1 Winner, 1 Loser in Google's "Gamey" $1 Billion Bet

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Google's    shares rose yesterday following news that the company is in advanced talks to make a $1 billion purchase of Twitch, a live-streaming online video service that caters primarily to the video gaming community. With over 45 million monthly active users -- who tend to watch for hours on end -- Twitch would bring Google's YouTube segment the sort of highly engaged viewer base that advertisers will pay dearly to reach.

Founded in 2011 and accounting for as much as 44% of all U.S. live-streaming traffic in a given week, Twitch represents a logical next-step in Google's ongoing efforts to curate -- and monetize -- online-born content on its YouTube platform.

It also represents a significant missed opportunity for Microsoft, whose attempts to woo Twitch -- and align the service more closely with its flagship Xbox video game console -- apparently fell on deaf ears.


Watch the video below as Motley Fool tech analyst Lyons George discusses why Microsoft comes out on bottom (and why a company other than Google could come out on top) if this 10-figure story sticks.

A full transcript follows the video. 

Your cable company is scared, but you can get rich
You know cable's going away. But do you know how to profit? There's $2.2 trillion out there to be had. Currently, cable grabs a big piece of it. That won't last. And when cable falters, three companies are poised to benefit. Click here for their names. Hint: They're not Netflix, Google, and Apple. 

 

Lyons George: Hi, I'm Lyons George with The Motley Fool, here to talk about one company that's coming out on top, and one that's not, in Google's most recent 10-figure bet.

This weekend's news cycle was heavy with the development that Google's YouTube division is in talks to acquire Twitch, a live-streaming video service that caters to -- and by the way, is extremely popular with -- the global video gaming community.

With just over 45 million monthly unique visitors, Twitch may not be the biggest player in its space in terms of user base, and when it comes to streaming, Netflix  still reigns king in that arena.

What makes this a smart choice on Google's part is less the size of the community than the strength of that community's engagement. Whereas people come to YouTube for about five to 10 minutes' worth of entertainment, Twitch users frequently watch for hours on end, making them a much more attractive group to advertise to.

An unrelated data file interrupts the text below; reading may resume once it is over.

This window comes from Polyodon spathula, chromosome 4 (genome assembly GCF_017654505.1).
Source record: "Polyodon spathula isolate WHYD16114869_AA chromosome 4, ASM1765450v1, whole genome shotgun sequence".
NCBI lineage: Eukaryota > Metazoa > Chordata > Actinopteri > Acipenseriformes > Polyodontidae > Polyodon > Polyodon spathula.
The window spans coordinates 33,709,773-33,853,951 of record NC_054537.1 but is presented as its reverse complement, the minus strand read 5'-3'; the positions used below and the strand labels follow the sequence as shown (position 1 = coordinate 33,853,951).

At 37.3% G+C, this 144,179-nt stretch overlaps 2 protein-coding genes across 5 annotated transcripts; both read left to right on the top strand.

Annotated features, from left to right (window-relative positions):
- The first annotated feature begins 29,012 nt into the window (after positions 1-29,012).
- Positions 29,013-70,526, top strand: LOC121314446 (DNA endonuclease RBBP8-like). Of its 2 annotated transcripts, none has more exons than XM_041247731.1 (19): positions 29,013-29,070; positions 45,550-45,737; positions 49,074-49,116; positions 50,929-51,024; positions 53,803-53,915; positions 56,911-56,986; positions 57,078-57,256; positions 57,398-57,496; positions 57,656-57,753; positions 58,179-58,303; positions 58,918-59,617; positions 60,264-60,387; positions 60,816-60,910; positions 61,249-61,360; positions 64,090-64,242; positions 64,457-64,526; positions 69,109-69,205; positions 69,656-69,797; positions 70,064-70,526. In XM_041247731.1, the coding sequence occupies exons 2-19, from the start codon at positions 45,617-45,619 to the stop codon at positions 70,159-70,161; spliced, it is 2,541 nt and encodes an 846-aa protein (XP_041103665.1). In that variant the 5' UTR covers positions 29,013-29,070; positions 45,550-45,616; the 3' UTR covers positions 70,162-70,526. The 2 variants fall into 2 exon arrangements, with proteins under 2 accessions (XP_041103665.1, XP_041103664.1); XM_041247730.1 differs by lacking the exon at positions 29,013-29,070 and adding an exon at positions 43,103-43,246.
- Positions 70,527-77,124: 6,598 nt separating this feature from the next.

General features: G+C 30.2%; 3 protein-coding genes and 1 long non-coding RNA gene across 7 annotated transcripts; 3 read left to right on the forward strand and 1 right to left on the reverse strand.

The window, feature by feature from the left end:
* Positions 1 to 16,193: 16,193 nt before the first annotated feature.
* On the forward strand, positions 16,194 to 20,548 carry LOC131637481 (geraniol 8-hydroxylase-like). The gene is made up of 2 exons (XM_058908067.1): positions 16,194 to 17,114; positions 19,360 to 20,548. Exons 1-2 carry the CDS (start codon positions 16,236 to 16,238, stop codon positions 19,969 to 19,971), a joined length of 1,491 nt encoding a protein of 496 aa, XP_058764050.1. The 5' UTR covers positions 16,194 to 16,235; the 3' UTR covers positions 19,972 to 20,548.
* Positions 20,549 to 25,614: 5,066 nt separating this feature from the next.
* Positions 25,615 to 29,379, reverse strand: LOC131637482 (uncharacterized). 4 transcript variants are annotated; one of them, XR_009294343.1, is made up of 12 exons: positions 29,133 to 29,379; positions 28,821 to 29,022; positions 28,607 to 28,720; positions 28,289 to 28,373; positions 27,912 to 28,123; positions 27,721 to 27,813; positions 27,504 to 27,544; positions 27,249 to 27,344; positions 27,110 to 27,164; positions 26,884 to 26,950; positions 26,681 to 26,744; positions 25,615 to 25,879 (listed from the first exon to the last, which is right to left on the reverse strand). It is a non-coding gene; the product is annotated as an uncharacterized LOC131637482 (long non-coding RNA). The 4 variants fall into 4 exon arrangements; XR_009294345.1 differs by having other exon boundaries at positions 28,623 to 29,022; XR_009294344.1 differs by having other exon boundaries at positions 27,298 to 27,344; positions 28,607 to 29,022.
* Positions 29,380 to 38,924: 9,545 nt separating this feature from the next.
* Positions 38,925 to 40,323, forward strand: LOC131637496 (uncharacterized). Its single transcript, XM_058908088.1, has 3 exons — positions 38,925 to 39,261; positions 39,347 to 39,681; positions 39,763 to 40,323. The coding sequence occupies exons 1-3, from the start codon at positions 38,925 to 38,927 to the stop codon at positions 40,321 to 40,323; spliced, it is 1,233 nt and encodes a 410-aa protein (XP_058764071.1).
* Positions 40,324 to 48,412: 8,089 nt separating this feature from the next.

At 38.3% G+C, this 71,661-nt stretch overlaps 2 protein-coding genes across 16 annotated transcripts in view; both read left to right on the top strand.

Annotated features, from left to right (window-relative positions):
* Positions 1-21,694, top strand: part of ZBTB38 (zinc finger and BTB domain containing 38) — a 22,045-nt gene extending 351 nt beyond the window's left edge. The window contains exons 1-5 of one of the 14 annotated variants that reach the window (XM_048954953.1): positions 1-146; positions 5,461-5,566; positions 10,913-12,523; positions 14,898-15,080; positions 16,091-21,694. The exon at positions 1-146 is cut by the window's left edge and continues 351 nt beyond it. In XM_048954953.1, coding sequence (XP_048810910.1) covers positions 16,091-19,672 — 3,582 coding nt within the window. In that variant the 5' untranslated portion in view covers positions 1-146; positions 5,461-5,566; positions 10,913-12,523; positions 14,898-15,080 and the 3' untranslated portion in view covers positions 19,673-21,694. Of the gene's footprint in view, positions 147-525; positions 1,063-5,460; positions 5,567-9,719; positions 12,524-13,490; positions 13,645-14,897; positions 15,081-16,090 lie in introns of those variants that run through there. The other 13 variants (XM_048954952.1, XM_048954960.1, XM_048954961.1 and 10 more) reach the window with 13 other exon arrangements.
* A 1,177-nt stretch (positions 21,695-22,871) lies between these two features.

You can bet that, if the deal goes through, YouTube will be brutally efficient in turning that engagement into dollars and cents.

Left out in the cold, however, will most likely be the most prominent of Twitch's former suitors, Microsoft. According to sources very familiar with the matter, Microsoft has made serious, repeated advances at Twitch in the recent past, only to find itself rebuffed.

While neither company has commented on the nature of these talks, it's widely believed that Microsoft's intentions would have been to orient the service around its Xbox platform, thereby making it partisan in a gaming community that champions platform neutrality -- so there's the loser.

Who's the hidden winner here?

Well, other than Google, Take-Two Interactive  -- the video game developer with the foresight to invest in Twitch, back in September. While the exact numbers aren't public, some analysts are saying that if the $1 billion price tag sticks here, Take-Two should recognize a significant one-time gain off the deal.

If you're interested in keeping up with this deal, or all the other deals happening in the Valley, be sure to visit Fool.com for up-to-the-minute tech coverage. I'm Lyons George with The Motley Fool. Thanks for watching, and Fool on!

The article 1 Winner, 1 Loser in Google's "Gamey" $1 Billion Bet originally appeared on Fool.com.

Lyons George has no position in any stocks mentioned. The Motley Fool recommends and owns shares of Google (A and C class), Netflix, and Take-Two Interactive. It owns shares of Microsoft. Try any of our Foolish newsletter services free for 30 days. We Fools may not all hold the same opinions, but we all believe that considering a diverse range of insights makes us better investors. The Motley Fool has a disclosure policy.

Copyright © 1995 - 2014 The Motley Fool, LLC. All rights reserved. The Motley Fool has a disclosure policy.

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